Evidence-based Reading Instruction: Alphabetics: Research and Teaching Strategies
It is important to note that this series of four resources for each of the four components of reading -- alphabetics, fluency, vocabulary, and comprehension – contains digests, not comprehensive descriptions of the components. Each research digest provides a definition of the component, the need for the component, how to assess the component, how to teach and learn the component, teaching strategies, suggestions for professional development, and additional resources. The value of these digests is that they provide a snap shot introduction to the four components of reading that may be helpful to a teacher new to teaching reading to adults. They also provide some resources to extend learning. The digest on alphabetics contains a brief discussion of current research and strategies such as phoneme blending, phoneme segmentation, syllable-based instruction, word families, and language experience approach.
No training required.
The experts were conflicted, but two of three recommended it for the LINCS Collections, with some reservations.
The resource distills the meta-analysis of research studies related to alphabetics in Kruidenier’s 2002 study on the components of reading. It provides useful strategies and exercises for teaching alphabetics with examples of words that may be used for each exercise. It also provides references to research studies and additional resources. The resource is most useful for beginning adult readers and ESL learners who have not yet learned how to decode (sound out) unknown words. The resource is not applicable for adult readers who have already mastered decoding skills for recognizing new words, especially those learners at the GED and ASE levels. It should also be mentioned that some words must be learned by sight since decoding skills do not help sound out irregular words. This research digest brings together current information about alphabetics, discussing results of research in language accessible to teachers. It provides definitions, research background, assessment and instructional suggestions in a concise and clearly written manner.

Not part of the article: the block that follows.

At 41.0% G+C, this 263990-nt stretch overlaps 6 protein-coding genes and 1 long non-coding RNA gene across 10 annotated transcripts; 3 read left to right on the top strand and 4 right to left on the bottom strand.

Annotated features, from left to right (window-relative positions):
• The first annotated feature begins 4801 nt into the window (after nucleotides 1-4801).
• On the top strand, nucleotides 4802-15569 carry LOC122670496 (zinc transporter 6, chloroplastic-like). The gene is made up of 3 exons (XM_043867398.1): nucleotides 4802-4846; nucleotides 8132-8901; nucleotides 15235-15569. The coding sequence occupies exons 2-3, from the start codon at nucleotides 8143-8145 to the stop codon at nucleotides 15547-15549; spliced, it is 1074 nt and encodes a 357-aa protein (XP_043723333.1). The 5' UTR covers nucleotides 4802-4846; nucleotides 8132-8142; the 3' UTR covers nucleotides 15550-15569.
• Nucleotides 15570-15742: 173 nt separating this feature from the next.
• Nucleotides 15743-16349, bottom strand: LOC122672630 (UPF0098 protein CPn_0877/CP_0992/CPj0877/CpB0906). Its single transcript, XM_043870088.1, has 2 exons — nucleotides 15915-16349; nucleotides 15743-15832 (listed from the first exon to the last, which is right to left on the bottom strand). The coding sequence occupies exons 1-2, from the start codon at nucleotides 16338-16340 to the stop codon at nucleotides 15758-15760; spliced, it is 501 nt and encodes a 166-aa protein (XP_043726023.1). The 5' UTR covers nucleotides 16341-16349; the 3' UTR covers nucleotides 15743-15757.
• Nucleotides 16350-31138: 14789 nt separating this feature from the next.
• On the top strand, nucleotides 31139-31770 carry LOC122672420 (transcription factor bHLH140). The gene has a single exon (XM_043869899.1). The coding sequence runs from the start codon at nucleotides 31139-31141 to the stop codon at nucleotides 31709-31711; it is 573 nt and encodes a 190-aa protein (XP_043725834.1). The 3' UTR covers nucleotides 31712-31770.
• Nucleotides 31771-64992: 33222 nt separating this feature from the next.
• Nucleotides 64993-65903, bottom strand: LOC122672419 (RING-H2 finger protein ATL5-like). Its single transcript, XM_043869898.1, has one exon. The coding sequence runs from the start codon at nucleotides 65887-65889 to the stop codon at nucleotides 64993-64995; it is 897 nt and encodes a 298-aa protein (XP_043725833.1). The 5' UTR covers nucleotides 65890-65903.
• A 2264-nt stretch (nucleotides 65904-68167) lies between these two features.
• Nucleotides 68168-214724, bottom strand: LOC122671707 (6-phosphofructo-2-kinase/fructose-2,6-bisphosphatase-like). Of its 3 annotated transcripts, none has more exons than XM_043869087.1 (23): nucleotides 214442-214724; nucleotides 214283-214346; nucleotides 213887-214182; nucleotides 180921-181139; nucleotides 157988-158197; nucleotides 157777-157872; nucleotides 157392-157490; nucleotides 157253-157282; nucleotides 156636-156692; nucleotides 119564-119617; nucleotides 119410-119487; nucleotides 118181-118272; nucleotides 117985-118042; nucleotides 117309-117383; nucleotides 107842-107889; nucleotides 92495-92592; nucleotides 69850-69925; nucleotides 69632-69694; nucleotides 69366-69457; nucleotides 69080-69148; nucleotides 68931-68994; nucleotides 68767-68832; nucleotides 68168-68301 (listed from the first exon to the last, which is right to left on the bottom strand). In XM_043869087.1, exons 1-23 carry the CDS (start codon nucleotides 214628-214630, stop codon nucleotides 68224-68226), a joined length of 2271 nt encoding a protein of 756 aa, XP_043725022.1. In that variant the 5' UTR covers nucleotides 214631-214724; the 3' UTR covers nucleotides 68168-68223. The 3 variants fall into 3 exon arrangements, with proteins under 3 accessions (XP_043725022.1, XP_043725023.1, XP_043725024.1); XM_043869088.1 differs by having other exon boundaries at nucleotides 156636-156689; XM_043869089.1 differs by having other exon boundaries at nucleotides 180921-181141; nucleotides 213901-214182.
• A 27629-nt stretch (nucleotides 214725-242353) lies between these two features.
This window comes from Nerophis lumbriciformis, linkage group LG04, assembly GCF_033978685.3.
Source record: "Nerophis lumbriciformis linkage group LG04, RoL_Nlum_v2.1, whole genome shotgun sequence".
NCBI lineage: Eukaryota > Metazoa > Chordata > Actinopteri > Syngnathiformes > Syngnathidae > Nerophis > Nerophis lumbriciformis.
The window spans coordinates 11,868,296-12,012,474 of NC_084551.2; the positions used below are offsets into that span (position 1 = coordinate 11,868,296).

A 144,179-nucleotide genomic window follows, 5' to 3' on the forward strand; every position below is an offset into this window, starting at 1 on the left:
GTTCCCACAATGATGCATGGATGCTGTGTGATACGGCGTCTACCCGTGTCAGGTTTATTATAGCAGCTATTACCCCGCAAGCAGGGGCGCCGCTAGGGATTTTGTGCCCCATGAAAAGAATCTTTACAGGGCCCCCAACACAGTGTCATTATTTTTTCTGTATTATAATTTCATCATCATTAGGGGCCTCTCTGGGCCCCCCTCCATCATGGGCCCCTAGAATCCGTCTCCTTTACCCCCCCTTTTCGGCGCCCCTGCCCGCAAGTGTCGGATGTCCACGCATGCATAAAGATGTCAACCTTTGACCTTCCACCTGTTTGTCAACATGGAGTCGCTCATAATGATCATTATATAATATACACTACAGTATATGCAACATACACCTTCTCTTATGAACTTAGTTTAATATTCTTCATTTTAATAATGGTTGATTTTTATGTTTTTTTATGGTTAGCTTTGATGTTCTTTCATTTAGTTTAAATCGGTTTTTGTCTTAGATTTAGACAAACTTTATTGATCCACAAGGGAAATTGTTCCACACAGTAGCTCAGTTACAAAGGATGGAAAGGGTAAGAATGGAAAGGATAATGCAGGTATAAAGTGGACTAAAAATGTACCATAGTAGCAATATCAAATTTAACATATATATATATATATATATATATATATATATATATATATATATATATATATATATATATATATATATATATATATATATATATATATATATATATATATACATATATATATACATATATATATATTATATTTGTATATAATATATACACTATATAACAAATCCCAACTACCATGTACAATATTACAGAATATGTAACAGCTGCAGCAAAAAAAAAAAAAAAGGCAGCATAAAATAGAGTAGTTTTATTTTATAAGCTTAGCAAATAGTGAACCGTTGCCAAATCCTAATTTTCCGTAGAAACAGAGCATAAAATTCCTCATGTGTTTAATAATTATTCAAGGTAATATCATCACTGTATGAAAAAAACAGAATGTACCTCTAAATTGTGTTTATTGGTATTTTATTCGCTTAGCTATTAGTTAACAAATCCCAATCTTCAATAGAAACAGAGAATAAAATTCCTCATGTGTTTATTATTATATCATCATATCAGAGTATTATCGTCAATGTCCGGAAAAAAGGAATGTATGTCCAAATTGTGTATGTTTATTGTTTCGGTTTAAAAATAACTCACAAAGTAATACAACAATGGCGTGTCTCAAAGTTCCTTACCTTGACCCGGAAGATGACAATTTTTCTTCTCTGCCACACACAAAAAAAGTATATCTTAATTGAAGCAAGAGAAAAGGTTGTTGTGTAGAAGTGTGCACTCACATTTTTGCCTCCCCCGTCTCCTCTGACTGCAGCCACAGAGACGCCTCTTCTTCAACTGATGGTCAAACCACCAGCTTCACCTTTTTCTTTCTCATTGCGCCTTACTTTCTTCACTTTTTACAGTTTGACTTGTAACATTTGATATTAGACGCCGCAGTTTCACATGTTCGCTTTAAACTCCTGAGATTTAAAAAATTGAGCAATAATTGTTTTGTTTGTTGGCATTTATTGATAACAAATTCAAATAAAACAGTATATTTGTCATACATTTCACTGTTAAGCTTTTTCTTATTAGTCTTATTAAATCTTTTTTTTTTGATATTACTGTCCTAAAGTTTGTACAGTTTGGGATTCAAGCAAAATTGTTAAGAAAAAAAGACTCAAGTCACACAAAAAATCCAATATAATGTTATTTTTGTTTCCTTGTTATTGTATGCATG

The information, although based on sound research and the meta-analysis of how children learn to read, has limited application to the field of adult literacy. The major findings discussed here have most use when teaching learners who are not literate in any language to read. Segmenting sounds and use of non-sense syllables, although cautioned, is not really explained well enough. Although this is intended for teachers of ESL, there is no reference at all to the various phonic difficulties faced by specific language groups. South Asian learners may struggle with “l” and “r” sounds for example. Also dialect speakers have consonant and vowel pronunciation rules that vary from standard speech rules. Teachers might take the instructional suggestions literally and spend time teaching alphabetics beyond the point where students actually need to work on these skills. That concern is outweighed by the positive aspects of the digest.